Conditions and diseases
Symptoms and causesSymptoms and causes
What is it?
A kidney stone effectively means a stone or calcification located in the kidney, renal calyx or renal pelvis. A kidney stone is formed in the kidney. At some point, this stone may ‘break off’ and get stuck in the drainage system: in a renal calyx, at the exit of the renal pelvis or even further down the ureter itself. This stone blocks the flow of urine: it is only then that pain develops and the kidney stone becomes ‘palpable’.
Kidney stones are divided into two major categories: stones that contain calcium and stones that do not contain calcium. The majority of kidney stones contain calcium along with another mineral, such as phosphate or carbonate. Stones that do not contain calcium (e.g. uric acid stones, infection stones or cystine stones) have their own origin: in that case, there is a link with gout (uric acid stones), lingering urinary inflammation or a certain genetic abnormality (cystinuria). These stones, which do not contain calcium, have also their own therapy: some of these stones can be dissolved with medication and these show little or no signs under radiographic radiation, which sometimes complicates diagnosis and treatment.
When the flow of urine is blocked, (part of) the kidney expands and tension is created on the kidney capsule. This causes severe pain, known as renal colic. This pain occurs suddenly and the patient cannot find a comfortable position; this is called the urge to move. The pain is often accompanied by nausea and vomiting. If the stone shifts a little, the urine can flow again and the pain goes away.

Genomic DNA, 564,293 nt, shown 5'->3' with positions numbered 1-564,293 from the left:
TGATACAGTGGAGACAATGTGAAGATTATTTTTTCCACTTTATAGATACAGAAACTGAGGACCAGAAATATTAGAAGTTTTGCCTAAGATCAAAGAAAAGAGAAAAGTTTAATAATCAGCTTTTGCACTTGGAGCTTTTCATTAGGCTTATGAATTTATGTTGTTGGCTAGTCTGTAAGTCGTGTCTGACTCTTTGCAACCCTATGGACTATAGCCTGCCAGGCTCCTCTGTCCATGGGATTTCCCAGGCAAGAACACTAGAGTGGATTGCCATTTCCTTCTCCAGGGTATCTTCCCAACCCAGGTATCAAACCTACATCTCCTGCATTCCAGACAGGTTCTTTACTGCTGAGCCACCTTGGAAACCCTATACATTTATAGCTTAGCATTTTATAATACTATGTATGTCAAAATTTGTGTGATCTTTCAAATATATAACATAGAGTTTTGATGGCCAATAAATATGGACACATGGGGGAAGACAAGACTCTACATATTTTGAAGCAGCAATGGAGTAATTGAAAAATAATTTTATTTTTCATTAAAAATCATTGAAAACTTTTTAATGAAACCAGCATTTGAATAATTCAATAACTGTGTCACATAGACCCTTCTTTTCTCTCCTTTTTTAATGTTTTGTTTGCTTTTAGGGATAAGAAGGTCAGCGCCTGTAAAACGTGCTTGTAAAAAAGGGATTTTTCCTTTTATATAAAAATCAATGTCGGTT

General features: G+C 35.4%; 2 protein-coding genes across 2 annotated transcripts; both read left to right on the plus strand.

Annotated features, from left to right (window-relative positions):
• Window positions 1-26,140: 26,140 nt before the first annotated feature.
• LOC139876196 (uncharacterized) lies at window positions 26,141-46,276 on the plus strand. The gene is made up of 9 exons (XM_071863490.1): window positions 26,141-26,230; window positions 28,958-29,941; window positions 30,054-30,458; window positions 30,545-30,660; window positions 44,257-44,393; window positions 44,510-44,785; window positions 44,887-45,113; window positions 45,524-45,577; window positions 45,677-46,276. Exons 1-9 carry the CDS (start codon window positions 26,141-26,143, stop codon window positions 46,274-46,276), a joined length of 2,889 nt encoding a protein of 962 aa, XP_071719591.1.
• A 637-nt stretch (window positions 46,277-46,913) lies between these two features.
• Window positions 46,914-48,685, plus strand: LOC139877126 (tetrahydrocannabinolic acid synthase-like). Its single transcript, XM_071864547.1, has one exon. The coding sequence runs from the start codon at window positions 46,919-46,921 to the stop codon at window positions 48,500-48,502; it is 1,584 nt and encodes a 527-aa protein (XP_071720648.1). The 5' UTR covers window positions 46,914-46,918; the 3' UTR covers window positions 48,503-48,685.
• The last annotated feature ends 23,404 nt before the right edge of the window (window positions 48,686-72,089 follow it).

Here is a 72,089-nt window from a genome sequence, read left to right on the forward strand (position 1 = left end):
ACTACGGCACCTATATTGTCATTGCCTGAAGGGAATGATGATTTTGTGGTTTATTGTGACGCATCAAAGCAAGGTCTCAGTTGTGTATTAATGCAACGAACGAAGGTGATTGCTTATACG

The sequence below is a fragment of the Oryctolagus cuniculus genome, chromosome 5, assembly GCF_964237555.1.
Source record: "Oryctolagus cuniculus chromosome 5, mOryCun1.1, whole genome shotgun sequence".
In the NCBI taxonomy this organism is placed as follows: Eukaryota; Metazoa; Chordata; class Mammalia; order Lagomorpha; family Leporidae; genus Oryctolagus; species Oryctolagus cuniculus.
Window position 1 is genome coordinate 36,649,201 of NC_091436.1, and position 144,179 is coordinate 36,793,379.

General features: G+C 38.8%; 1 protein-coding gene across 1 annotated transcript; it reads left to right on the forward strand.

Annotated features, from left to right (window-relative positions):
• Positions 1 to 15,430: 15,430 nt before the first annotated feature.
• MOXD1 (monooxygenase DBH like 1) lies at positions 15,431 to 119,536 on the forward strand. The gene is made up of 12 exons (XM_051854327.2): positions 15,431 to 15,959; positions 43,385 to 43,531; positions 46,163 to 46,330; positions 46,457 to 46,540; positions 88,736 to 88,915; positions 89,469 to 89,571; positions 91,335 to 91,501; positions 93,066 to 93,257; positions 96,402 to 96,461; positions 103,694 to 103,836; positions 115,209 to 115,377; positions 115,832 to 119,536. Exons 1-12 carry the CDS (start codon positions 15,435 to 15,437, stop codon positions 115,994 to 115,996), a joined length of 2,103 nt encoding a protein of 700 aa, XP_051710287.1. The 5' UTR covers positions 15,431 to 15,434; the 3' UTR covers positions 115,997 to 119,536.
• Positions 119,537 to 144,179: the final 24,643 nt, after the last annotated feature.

Diagnosis and treatmentDiagnosis and treatment
All types of kidney stone patients should (very generally speaking) follow the preventive measures below:
- Drink two to three litres a day. Most liquids are suitable for drinking, except grapefruit juice and water with added minerals.
- Eat a varied diet with lots of vegetables, fruit and fibre. Normal dairy intake is not a problem. Salt intake must be restricted. Be reasonable with your meat consumption.
How is the diagnosis made?
The diagnosis is made with an ultrasound, a CT scan of the abdomen and an intravenous urography.
- Renal stone crusher (Extracorporeal Shock Wave Lithotripsy, ESWL)
- Percutaneous nephrolitholapaxy (PNL)
- Flexible ureteroscopy (FURS) or retrograde intrarenal surgery (RIRS)
Treatment centres and specialisationsTreatment centres and specialisations
Latest publication date: 17/05/2023
Supervising author: Dr Ameye Filip